Okkaaayyy, Netflix’s Password-Sharing Showdown Draws Near

January 26, 2023

If you share your Netflix account with anyone outside your immediate household by giving them your password and log-in information.

Fair warning: you’re nearing the 11th hour when Netflix will start cracking down on shared accounts and making everyone pay for their own logins.

In a letter to shareholders, Netflix left out the exact date when that will happen, but did say it will happen before the end of the first quarter which could mean anytime between now and March 31, 2023.

“Today’s widespread account sharing (100M+ households) undermines our long-term ability to invest in and improve Netflix, as well as build our business,” the company emphasized to shareholders.

To do that, it’s decided its best option is to let anyone infringing on an account get away scot-free, but instead, make an account holder pay extra if it catches someone sharing their password. 


By submitting this form, you are consenting to receive marketing emails from: Harlem World Magazine, 2521 1/2 west 42nd street, Los Angeles, CA, 90008, https://www.harlemworldmagazine.com. You can revoke your consent to receive emails at any time by using the SafeUnsubscribe® link, found at the bottom of every email. Emails are serviced by Constant Contact

What Netflix hopes will happen

It’s resting a lot of hope in repeating in the U.S. the success it had in Latin America with moving account infringers into paying subscribers.

“From our experience in Latin America, we expect some cancel reaction in each market when we roll out paid sharing, which impacts near-term member growth. But as borrower households begin to activate their own standalone accounts and extra member accounts are added, we expect to see improved overall revenue, which is our goal with all plan and pricing changes,” the company said.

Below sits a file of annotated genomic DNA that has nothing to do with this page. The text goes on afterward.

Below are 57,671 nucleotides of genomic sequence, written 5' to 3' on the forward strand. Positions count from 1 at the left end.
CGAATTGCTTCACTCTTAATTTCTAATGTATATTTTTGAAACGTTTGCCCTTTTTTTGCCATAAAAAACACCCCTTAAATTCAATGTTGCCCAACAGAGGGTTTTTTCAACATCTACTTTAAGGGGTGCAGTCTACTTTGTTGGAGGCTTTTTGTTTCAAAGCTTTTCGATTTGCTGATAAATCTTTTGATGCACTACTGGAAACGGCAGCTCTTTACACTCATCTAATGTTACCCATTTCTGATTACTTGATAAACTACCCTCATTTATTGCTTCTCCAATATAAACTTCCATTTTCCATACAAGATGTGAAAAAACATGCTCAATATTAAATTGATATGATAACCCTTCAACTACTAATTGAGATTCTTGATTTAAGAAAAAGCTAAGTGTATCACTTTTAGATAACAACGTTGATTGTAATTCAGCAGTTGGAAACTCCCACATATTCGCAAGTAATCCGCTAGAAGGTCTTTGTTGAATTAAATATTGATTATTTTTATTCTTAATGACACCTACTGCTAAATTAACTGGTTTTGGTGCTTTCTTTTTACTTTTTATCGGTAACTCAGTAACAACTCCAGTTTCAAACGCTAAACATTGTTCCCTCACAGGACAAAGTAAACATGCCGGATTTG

It acknowledged that the change could have an impact on “members who share their account more broadly,” but said that it’s also giving members access to review which devices are using their account and, via “Profile Transfer,” move a profile to a new account if they don’t want to pay extra for letting a freeloader use their account.

If what Netflix is doing makes you a little skittish, Netflix has a complete guide on how to get your account’s house in order. Everything you need to know about sharing your account – from what defines a “household” to how the company knows where a device is being used – can be found here.

Will what Netflix is doing snowball to other platforms?

Netflix may be the first to cry foul over password sharing, but it may not be the last. With competition as fierce as it is in the streaming world, other platforms may have similar concerns, even though none of them have been publicly expressed or put off on higher subscription prices… yet.

Instead, they’ve opted to try other moves to try and cut down on account abuse. For example, Apple TV+ requires an Apple ID during login, Amazon now links a Prime Video account to a single person’s credit card, and Hulu allows only two streams to run from a single account to run simultaneously.

But, there are still several streaming services besides those that seem to be cool with account sharing.  AGoodMovieToWatch found 10 of those: Philo, HBOMax, Starz, Paramount+, Indieflix, Showtime, Peacock, Mubi, Topic, and niche’y horror movie service Shudder. 

Depending on the size of those services’ libraries, monthly subscription prices run from $4.99 to $25, but all offer free trials of up to 30 days.

We're your source for local coverage, we count on your support. SPONSOR US!
Your support is crucial in maintaining a healthy democracy and quality journalism. With your contribution, we can continue to provide engaging news and free access to all.
accepted credit cards

Leave a Reply

Your email address will not be published. Required fields are marked *

You may use these HTML tags and attributes: <a href="" title=""> <abbr title=""> <acronym title=""> <b> <blockquote cite=""> <cite> <code> <del datetime=""> <em> <i> <q cite=""> <s> <strike> <strong>

This site uses Akismet to reduce spam. Learn how your comment data is processed.

Related Articles